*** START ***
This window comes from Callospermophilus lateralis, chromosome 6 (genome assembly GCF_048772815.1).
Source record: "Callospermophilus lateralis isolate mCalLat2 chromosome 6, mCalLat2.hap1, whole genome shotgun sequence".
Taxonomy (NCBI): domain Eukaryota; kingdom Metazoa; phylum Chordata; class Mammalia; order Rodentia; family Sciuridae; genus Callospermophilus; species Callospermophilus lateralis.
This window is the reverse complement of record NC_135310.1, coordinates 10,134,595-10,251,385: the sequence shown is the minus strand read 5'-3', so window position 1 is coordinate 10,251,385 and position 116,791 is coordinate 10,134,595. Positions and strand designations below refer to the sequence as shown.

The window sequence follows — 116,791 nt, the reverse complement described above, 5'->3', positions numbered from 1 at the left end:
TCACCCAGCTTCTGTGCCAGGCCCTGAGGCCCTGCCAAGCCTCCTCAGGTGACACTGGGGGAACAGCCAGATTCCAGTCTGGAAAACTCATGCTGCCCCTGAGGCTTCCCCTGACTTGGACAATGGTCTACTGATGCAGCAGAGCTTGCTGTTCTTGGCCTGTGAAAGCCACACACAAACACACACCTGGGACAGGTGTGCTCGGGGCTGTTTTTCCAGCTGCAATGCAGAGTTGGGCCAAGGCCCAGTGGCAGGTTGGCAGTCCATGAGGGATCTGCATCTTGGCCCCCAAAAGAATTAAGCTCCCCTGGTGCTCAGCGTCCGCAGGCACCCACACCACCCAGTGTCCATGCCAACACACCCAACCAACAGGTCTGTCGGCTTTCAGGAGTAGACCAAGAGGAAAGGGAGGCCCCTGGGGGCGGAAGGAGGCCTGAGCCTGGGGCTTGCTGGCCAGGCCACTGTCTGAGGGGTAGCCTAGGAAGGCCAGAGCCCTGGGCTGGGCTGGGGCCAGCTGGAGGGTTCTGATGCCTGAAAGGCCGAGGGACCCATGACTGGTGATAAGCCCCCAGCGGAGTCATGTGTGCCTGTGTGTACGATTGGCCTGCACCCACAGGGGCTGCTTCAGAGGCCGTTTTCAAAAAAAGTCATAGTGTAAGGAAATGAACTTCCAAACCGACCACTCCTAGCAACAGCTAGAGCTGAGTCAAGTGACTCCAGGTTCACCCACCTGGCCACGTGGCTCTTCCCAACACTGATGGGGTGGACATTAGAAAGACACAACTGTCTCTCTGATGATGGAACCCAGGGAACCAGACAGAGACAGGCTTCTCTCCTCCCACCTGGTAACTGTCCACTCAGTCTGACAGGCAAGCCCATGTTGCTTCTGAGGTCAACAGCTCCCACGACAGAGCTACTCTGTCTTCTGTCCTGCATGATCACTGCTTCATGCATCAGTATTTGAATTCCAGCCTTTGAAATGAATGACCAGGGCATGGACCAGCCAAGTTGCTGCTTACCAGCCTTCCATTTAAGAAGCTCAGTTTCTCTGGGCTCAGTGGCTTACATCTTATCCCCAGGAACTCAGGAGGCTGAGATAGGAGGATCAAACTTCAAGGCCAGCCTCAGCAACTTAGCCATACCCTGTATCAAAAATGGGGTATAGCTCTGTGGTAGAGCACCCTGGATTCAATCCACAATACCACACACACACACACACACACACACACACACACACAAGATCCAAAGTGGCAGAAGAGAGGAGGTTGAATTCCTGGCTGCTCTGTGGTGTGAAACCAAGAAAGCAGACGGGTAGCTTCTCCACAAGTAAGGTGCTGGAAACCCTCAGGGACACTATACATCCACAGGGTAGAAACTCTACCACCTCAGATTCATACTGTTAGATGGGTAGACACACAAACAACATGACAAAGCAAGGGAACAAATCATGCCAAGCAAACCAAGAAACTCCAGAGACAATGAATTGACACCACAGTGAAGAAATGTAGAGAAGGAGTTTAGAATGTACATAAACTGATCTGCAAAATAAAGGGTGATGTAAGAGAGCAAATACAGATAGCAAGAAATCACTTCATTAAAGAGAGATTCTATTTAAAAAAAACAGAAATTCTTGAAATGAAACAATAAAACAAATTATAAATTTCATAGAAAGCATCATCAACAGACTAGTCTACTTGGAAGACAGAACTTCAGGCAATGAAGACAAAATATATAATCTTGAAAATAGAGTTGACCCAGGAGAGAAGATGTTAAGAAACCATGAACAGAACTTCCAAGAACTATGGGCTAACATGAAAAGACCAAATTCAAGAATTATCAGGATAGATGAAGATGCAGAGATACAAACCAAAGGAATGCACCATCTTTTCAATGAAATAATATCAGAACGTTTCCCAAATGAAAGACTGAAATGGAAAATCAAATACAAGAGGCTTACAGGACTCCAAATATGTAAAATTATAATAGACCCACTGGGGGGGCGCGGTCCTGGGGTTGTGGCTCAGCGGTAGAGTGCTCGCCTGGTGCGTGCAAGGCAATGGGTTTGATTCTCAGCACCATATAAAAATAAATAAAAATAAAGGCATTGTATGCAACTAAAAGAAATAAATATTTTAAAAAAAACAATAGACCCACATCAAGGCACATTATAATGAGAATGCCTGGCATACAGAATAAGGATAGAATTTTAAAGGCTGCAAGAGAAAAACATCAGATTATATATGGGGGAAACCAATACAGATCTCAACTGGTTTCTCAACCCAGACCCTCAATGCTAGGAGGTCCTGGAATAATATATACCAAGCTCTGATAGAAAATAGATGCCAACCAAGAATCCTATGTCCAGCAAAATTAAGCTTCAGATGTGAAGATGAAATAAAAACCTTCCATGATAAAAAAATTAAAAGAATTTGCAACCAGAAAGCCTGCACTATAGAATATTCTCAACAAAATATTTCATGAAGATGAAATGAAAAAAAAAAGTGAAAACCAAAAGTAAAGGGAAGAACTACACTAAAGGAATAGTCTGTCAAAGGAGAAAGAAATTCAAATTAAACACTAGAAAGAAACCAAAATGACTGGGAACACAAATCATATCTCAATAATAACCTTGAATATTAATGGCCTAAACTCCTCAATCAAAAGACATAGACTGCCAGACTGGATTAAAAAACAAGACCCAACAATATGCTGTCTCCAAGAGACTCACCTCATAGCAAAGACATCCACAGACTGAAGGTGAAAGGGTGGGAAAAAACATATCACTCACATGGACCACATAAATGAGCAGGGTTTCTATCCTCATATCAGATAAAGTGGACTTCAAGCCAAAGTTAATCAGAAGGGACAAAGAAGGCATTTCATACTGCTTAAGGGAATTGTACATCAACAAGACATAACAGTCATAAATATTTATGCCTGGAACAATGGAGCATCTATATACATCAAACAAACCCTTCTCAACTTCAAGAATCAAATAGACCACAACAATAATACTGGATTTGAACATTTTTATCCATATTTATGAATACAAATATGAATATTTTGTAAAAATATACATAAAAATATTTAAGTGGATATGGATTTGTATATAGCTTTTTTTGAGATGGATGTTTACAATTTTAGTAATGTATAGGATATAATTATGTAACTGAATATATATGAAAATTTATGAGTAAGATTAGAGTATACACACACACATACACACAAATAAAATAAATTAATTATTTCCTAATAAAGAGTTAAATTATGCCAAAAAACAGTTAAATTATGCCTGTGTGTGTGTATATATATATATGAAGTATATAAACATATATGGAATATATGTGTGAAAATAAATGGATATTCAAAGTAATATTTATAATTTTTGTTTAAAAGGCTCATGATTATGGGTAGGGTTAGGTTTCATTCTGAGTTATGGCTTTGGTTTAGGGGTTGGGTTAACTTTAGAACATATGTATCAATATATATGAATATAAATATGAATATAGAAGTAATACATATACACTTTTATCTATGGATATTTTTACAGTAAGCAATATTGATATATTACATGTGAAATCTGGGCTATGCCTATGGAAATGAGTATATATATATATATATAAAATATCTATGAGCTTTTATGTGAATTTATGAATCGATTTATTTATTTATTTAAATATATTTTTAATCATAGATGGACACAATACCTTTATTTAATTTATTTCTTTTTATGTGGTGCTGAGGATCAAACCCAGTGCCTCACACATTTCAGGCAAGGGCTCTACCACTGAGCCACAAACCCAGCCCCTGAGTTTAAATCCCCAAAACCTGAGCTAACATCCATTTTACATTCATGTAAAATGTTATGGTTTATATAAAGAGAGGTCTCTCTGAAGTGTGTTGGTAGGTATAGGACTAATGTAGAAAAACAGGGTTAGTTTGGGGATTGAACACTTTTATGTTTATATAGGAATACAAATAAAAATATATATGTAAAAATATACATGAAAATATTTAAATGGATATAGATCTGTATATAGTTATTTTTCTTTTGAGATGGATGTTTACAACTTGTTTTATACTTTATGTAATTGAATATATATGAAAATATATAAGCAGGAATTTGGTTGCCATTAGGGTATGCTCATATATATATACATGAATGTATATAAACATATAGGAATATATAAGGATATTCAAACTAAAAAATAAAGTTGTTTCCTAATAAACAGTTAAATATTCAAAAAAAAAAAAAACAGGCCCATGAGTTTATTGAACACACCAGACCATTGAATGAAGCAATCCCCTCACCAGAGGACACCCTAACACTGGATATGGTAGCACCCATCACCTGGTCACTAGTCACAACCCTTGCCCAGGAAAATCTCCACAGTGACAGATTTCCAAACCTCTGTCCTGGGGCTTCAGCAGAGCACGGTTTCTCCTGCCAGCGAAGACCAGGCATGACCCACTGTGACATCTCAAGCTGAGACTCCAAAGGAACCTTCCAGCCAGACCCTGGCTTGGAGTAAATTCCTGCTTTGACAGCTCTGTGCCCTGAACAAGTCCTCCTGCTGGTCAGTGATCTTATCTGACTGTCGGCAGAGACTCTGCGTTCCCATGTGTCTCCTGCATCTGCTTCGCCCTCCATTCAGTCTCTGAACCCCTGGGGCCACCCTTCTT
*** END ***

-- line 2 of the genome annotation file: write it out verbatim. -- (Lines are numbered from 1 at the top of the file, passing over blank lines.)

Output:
Source record: "Callospermophilus lateralis isolate mCalLat2 chromosome 6, mCalLat2.hap1, whole genome shotgun sequence".